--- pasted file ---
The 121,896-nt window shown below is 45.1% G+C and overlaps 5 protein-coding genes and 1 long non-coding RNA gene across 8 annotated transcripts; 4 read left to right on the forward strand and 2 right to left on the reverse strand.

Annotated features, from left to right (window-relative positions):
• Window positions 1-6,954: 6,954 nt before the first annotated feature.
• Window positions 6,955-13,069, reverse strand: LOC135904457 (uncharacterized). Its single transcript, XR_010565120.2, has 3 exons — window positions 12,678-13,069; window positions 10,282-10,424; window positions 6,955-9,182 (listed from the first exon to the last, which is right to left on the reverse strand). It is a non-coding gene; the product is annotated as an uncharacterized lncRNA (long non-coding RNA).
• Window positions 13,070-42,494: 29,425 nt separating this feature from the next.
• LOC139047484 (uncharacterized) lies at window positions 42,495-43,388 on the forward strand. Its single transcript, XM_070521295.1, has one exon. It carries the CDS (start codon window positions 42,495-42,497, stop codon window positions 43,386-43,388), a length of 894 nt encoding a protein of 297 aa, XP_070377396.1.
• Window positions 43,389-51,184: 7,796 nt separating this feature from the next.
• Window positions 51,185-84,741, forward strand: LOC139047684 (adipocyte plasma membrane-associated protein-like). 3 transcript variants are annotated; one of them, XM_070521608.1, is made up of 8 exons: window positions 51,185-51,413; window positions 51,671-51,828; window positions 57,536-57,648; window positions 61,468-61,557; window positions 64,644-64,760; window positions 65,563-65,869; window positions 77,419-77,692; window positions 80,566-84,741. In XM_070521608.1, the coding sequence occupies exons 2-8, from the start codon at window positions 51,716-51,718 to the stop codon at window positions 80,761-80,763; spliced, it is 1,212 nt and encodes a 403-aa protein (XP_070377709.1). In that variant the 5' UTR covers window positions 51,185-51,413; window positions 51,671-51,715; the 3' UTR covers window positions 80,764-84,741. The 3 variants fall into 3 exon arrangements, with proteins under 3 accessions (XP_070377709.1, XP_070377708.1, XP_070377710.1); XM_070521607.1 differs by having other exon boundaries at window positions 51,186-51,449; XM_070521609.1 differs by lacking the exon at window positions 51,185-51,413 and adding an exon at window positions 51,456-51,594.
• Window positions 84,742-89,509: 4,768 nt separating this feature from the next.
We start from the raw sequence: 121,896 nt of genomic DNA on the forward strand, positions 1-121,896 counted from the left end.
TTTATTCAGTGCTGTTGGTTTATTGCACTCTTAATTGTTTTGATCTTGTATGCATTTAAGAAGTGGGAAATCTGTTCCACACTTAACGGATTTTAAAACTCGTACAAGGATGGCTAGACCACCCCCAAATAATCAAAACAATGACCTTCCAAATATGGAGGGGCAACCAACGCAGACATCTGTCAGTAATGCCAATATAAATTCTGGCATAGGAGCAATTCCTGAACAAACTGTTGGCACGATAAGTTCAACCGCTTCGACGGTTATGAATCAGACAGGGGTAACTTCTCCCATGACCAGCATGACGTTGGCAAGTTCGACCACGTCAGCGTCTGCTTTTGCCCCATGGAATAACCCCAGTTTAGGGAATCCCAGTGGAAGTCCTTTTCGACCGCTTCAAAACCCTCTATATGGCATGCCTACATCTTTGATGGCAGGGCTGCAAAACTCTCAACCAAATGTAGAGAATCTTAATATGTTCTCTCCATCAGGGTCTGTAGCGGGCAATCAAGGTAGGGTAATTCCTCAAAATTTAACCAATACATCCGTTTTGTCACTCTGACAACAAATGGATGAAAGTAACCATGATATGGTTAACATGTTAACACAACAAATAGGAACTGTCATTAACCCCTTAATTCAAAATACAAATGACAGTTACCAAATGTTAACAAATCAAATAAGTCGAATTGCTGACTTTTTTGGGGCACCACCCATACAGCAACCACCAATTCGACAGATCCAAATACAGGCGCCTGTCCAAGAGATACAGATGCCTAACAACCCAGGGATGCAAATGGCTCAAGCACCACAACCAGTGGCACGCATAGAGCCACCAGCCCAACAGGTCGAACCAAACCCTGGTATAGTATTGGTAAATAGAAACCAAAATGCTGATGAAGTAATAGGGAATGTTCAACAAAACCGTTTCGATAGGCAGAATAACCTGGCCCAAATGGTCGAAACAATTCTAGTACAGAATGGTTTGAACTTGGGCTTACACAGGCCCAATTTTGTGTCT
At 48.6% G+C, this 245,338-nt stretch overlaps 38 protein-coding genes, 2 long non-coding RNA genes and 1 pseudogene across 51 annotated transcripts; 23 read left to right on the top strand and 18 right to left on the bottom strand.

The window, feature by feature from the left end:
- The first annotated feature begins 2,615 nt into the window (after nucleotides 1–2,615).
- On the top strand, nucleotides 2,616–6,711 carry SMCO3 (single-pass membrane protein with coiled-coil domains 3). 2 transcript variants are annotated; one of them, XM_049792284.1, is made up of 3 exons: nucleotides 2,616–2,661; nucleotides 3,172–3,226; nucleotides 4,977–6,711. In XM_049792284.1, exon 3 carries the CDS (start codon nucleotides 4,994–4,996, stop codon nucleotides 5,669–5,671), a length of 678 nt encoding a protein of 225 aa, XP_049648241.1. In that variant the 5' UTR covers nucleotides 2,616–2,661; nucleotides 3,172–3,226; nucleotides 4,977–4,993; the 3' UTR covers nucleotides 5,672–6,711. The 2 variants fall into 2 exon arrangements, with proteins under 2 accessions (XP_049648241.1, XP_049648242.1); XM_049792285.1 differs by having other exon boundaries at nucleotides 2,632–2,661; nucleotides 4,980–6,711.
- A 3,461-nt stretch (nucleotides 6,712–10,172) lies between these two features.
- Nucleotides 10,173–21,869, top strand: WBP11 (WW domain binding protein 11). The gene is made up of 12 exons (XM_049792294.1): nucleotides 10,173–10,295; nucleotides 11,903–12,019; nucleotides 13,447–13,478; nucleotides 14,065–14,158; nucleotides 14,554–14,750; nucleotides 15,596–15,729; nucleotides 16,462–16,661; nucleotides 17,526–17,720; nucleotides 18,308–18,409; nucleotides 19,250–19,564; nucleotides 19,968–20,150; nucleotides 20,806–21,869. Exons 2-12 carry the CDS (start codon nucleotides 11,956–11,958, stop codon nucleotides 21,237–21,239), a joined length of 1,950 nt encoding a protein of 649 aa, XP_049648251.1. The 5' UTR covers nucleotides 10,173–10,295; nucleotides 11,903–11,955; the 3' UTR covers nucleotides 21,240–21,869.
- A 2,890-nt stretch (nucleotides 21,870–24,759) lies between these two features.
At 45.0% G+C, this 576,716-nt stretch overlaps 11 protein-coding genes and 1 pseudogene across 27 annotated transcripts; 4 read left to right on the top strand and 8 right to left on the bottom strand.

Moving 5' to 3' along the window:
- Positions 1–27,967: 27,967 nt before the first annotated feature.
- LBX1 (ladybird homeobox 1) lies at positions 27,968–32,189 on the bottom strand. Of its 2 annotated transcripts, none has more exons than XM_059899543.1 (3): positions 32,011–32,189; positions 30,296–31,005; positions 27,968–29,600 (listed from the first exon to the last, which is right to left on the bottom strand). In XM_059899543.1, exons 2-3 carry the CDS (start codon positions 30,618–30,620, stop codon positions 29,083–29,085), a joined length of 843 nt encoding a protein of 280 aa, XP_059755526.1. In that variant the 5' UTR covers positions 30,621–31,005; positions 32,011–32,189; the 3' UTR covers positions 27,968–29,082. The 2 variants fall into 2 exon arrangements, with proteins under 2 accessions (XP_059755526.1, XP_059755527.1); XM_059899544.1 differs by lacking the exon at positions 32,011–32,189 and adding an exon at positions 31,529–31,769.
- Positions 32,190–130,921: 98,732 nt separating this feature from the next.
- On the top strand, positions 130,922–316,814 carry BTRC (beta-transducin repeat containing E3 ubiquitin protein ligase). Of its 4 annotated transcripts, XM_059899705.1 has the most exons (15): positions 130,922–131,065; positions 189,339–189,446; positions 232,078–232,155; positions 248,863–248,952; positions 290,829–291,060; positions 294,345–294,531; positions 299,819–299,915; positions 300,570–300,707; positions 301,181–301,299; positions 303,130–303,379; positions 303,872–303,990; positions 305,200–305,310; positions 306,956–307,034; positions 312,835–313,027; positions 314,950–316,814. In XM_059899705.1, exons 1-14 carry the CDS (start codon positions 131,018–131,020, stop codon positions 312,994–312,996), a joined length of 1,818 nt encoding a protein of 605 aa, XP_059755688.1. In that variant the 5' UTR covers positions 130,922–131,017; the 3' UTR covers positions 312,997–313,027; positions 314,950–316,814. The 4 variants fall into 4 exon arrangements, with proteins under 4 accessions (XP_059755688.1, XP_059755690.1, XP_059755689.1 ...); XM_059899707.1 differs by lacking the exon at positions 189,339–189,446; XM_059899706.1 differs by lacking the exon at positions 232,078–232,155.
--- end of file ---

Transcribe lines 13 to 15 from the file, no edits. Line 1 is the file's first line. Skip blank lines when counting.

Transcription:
The window, feature by feature from the left end:
- The first annotated feature begins 2,615 nt into the window (after nucleotides 1–2,615).
- On the top strand, nucleotides 2,616–6,711 carry SMCO3 (single-pass membrane protein with coiled-coil domains 3). 2 transcript variants are annotated; one of them, XM_049792284.1, is made up of 3 exons: nucleotides 2,616–2,661; nucleotides 3,172–3,226; nucleotides 4,977–6,711. In XM_049792284.1, exon 3 carries the CDS (start codon nucleotides 4,994–4,996, stop codon nucleotides 5,669–5,671), a length of 678 nt encoding a protein of 225 aa, XP_049648241.1. In that variant the 5' UTR covers nucleotides 2,616–2,661; nucleotides 3,172–3,226; nucleotides 4,977–4,993; the 3' UTR covers nucleotides 5,672–6,711. The 2 variants fall into 2 exon arrangements, with proteins under 2 accessions (XP_049648241.1, XP_049648242.1); XM_049792285.1 differs by having other exon boundaries at nucleotides 2,632–2,661; nucleotides 4,980–6,711.